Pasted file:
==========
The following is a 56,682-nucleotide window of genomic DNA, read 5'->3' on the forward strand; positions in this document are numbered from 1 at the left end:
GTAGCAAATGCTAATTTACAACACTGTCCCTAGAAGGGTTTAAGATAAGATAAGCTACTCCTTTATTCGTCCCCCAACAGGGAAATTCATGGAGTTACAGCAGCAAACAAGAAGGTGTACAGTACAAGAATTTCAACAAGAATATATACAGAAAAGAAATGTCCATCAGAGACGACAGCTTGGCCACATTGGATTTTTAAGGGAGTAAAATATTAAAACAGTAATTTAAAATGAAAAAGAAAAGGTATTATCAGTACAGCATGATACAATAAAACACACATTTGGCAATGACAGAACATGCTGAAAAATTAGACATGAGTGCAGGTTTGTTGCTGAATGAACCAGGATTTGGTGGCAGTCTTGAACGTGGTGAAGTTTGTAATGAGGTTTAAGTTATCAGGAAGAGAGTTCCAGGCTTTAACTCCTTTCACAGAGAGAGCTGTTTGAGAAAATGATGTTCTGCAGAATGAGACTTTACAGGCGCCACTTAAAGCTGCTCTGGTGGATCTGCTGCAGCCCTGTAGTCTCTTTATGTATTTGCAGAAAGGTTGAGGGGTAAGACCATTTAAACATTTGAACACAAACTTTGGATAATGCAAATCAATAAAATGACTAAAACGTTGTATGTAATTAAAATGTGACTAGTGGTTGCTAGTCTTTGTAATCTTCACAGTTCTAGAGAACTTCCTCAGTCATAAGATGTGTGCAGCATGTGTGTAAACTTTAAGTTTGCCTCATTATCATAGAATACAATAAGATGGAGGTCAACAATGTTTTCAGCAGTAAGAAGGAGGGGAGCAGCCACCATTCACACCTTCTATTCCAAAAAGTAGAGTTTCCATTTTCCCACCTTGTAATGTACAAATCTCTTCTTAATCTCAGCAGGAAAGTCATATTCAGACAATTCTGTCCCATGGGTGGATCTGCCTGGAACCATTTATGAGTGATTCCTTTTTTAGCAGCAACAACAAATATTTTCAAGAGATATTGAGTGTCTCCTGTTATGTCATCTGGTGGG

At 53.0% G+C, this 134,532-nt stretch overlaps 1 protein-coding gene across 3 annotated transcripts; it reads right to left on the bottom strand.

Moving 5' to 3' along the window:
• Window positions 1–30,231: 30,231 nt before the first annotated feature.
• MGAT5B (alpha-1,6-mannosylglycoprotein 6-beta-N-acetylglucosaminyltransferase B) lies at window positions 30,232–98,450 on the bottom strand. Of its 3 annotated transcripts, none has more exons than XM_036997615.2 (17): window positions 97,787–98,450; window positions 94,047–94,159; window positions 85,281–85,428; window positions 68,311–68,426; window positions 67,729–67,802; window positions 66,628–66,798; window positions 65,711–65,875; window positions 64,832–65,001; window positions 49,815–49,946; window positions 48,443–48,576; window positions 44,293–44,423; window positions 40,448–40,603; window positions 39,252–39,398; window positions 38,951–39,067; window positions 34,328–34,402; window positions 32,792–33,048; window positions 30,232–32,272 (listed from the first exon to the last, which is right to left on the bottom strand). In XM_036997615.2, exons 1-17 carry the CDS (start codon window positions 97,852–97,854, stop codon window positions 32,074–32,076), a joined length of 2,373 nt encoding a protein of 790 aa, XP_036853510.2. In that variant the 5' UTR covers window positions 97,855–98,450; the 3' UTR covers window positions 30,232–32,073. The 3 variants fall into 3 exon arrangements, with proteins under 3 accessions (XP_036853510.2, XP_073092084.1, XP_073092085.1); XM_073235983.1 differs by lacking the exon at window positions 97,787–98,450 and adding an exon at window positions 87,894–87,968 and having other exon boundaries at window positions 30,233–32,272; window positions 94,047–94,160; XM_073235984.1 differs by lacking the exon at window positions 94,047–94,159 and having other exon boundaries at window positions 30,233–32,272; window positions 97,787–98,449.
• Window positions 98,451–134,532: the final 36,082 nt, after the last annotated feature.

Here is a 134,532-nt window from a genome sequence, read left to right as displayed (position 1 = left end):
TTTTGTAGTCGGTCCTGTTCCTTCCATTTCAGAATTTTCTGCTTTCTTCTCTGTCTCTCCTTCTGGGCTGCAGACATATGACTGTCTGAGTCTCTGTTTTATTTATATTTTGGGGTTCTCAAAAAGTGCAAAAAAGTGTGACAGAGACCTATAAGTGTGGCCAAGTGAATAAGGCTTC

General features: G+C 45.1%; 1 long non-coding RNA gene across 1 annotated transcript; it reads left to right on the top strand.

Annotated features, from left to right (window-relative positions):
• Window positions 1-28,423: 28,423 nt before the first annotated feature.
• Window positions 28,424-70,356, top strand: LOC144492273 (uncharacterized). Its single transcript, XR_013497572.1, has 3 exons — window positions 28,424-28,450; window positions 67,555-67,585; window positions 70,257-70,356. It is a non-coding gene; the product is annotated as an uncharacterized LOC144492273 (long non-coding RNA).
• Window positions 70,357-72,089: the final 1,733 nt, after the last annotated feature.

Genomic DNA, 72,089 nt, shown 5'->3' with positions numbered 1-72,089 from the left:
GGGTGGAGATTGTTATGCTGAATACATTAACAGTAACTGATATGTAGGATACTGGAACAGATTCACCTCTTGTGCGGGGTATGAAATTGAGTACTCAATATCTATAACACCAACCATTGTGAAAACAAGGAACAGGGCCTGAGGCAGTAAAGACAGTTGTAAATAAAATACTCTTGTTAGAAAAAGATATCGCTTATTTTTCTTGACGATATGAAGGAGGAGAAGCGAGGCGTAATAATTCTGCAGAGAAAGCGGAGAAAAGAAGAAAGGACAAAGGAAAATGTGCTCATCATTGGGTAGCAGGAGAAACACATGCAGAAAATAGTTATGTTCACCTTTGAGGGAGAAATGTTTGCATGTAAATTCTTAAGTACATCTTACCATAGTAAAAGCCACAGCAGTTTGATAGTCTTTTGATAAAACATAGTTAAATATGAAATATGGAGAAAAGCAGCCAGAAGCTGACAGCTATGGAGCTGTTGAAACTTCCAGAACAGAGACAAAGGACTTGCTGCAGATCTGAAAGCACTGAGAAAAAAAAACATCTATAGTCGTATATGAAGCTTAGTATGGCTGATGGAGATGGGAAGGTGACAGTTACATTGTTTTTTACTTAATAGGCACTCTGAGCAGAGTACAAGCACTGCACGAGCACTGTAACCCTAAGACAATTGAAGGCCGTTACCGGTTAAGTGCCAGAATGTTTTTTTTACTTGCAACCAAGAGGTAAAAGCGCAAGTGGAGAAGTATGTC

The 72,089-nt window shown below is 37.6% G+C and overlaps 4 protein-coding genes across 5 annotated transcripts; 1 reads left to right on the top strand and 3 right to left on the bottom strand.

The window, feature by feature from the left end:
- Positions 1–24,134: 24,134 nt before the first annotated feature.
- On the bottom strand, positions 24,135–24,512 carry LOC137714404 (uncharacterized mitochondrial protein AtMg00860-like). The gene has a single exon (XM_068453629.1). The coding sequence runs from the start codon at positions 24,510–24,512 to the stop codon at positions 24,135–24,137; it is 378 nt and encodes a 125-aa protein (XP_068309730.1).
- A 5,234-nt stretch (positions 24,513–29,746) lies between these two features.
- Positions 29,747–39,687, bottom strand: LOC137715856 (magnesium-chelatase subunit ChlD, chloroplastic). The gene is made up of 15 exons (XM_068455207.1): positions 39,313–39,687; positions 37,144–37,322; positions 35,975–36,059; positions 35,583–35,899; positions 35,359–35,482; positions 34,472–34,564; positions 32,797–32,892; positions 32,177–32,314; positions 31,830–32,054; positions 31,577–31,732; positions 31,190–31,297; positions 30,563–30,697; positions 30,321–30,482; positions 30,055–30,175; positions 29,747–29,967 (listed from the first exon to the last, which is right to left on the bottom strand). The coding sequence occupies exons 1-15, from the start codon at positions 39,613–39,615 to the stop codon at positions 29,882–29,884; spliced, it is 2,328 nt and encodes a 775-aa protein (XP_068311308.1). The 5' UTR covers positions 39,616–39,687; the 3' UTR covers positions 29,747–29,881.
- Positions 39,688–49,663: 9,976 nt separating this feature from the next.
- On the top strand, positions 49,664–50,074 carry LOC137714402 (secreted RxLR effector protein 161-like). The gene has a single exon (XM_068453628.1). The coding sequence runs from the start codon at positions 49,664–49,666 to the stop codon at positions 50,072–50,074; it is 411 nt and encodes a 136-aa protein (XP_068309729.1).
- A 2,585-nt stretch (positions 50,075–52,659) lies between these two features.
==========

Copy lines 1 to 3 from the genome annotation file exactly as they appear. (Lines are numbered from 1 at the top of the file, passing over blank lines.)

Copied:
The following is a 56,682-nucleotide window of genomic DNA, read 5'->3' on the forward strand; positions in this document are numbered from 1 at the left end:
GTAGCAAATGCTAATTTACAACACTGTCCCTAGAAGGGTTTAAGATAAGATAAGCTACTCCTTTATTCGTCCCCCAACAGGGAAATTCATGGAGTTACAGCAGCAAACAAGAAGGTGTACAGTACAAGAATTTCAACAAGAATATATACAGAAAAGAAATGTCCATCAGAGACGACAGCTTGGCCACATTGGATTTTTAAGGGAGTAAAATATTAAAACAGTAATTTAAAATGAAAAAGAAAAGGTATTATCAGTACAGCATGATACAATAAAACACACATTTGGCAATGACAGAACATGCTGAAAAATTAGACATGAGTGCAGGTTTGTTGCTGAATGAACCAGGATTTGGTGGCAGTCTTGAACGTGGTGAAGTTTGTAATGAGGTTTAAGTTATCAGGAAGAGAGTTCCAGGCTTTAACTCCTTTCACAGAGAGAGCTGTTTGAGAAAATGATGTTCTGCAGAATGAGACTTTACAGGCGCCACTTAAAGCTGCTCTGGTGGATCTGCTGCAGCCCTGTAGTCTCTTTATGTATTTGCAGAAAGGTTGAGGGGTAAGACCATTTAAACATTTGAACACAAACTTTGGATAATGCAAATCAATAAAATGACTAAAACGTTGTATGTAATTAAAATGTGACTAGTGGTTGCTAGTCTTTGTAATCTTCACAGTTCTAGAGAACTTCCTCAGTCATAAGATGTGTGCAGCATGTGTGTAAACTTTAAGTTTGCCTCATTATCATAGAATACAATAAGATGGAGGTCAACAATGTTTTCAGCAGTAAGAAGGAGGGGAGCAGCCACCATTCACACCTTCTATTCCAAAAAGTAGAGTTTCCATTTTCCCACCTTGTAATGTACAAATCTCTTCTTAATCTCAGCAGGAAAGTCATATTCAGACAATTCTGTCCCATGGGTGGATCTGCCTGGAACCATTTATGAGTGATTCCTTTTTTAGCAGCAACAACAAATATTTTCAAGAGATATTGAGTGTCTCCTGTTATGTCATCTGGTGGG

At 53.0% G+C, this 134,532-nt stretch overlaps 1 protein-coding gene across 3 annotated transcripts; it reads right to left on the bottom strand.